At the memorial service held at our headquarters, Camp Phoenix, Lieutenant Lundell was eulogized by his own governor. As it happened, four state governors — Jon Huntsman Jr. of Utah, Ted Kulongoski of Oregon, Jon Corzine or New Jersey, George Pataki of New York — were in Afghanistan visiting soldiers from their home states and had arrived only that afternoon. Kulongoski and Huntsman were here in Kabul, while Corzine and Pataki visited soldiers of Upstate New York’s 10th Mountain Division, headquartered in Bagram, to our North. Huntsman attended the service, and his calm, confident but somber voice recalled a servant of state and nation.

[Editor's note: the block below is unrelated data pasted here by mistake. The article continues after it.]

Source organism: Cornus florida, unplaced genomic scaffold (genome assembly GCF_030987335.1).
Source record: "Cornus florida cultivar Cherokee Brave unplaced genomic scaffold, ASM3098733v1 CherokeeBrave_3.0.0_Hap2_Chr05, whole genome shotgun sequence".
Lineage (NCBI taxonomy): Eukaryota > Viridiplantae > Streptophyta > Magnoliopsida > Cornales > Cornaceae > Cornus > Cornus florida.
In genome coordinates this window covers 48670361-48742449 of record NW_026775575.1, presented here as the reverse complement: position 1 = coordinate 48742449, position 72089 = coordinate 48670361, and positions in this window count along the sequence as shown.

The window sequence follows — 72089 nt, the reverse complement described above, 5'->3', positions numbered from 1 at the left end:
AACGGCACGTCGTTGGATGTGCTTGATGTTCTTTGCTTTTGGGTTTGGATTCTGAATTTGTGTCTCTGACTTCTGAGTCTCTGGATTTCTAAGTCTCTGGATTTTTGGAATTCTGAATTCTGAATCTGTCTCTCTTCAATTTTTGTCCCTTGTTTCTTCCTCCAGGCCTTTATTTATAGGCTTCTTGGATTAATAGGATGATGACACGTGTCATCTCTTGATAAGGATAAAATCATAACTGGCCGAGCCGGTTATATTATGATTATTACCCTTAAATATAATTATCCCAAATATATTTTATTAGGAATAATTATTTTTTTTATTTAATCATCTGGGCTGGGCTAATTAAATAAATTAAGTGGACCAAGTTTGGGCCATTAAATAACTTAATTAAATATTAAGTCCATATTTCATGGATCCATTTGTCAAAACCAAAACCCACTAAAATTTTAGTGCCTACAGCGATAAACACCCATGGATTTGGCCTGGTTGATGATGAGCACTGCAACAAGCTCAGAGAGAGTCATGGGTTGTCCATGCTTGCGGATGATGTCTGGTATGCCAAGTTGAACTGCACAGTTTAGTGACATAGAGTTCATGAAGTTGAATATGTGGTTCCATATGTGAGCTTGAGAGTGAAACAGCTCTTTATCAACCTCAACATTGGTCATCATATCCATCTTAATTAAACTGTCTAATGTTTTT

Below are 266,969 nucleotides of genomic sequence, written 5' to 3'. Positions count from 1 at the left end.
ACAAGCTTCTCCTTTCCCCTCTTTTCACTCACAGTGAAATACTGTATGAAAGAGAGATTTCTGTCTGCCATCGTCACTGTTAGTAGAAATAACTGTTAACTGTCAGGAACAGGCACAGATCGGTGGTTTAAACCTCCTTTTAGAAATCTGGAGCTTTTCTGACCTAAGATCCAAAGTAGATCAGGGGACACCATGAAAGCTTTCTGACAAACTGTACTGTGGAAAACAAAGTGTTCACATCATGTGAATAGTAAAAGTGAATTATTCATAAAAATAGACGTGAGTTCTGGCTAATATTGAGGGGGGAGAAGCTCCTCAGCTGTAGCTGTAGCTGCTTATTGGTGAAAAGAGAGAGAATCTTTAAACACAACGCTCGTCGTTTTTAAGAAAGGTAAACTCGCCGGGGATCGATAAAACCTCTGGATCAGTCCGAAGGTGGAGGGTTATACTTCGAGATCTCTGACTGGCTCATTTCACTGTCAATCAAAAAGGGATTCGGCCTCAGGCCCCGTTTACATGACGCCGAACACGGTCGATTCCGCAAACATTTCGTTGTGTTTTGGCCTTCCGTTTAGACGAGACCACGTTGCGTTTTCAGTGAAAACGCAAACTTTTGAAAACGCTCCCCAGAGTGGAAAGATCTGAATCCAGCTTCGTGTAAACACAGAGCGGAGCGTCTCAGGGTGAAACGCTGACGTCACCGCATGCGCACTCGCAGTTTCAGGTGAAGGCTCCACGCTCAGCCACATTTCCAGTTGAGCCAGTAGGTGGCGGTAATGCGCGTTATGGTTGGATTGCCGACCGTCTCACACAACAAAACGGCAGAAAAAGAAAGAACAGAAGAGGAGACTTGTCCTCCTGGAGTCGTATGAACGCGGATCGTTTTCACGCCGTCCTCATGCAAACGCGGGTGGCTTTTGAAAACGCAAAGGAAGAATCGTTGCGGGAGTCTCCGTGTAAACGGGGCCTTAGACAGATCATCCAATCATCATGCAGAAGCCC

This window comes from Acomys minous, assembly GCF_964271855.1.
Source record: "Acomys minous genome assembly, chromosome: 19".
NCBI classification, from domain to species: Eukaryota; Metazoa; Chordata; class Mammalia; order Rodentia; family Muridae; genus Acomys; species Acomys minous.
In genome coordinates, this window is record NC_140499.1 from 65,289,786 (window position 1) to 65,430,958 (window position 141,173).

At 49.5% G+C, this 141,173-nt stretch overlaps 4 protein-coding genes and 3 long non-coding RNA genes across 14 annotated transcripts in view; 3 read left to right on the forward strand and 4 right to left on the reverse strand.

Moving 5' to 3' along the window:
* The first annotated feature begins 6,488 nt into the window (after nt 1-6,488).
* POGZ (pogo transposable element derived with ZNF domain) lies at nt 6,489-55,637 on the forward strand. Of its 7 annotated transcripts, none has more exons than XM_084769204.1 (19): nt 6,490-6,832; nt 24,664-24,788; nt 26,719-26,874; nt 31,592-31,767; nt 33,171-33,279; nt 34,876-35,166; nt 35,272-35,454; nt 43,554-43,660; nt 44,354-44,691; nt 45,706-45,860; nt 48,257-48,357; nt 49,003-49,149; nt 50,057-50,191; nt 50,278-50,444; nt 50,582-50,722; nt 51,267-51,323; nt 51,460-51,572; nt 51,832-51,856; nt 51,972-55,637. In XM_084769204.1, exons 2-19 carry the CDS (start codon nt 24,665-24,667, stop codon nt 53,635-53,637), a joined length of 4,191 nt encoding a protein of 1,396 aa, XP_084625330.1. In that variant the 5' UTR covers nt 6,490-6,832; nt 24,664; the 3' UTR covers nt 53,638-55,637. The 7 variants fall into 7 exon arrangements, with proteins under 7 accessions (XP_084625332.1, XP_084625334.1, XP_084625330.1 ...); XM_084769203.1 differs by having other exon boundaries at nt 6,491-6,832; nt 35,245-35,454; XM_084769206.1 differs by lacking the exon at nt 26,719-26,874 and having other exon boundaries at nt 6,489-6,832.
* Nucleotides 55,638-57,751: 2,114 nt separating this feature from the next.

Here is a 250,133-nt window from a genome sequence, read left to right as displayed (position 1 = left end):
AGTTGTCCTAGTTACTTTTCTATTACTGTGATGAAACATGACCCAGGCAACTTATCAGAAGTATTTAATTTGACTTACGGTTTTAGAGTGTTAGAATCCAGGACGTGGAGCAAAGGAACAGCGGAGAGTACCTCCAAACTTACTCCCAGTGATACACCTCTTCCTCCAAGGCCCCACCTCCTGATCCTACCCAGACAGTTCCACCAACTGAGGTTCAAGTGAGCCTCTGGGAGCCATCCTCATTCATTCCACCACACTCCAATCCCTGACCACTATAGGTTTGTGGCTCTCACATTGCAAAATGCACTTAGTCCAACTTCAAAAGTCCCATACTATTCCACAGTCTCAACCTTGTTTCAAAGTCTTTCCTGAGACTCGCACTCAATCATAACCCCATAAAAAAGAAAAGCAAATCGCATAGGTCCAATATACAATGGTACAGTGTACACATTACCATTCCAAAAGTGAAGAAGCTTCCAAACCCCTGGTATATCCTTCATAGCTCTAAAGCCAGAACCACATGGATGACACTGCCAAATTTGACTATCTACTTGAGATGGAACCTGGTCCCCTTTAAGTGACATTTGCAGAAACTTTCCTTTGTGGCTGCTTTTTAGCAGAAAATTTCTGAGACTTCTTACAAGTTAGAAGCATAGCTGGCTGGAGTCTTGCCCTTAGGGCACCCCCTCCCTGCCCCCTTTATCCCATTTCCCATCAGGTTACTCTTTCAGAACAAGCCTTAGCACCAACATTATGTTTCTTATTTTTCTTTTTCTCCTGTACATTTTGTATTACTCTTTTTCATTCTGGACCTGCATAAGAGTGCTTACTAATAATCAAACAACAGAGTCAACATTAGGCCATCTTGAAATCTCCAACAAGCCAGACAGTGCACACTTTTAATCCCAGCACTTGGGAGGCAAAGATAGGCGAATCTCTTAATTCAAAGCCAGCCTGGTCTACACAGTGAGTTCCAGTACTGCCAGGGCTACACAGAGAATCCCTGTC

On the following day, we were visited at Camp Alamo by the two governors. Kulongoski had won re-election only weeks before. He has been a stalwart supporter of the Oregon National Guard and the military in general, having attended over 70 funerals of our fallen comrades and almost all of our mobilization and redeployment ceremonies. His encouraging words of support and news from home were greatly appreciated.
Since then we have been treated to the real start of winter. It has been snowing here for the past two days. It is cooling off, both heads and hands, mountains and valleys. The mountains that ring Kabul are white, hiding the dismal, dusty grey of wartime that lies just under the surface.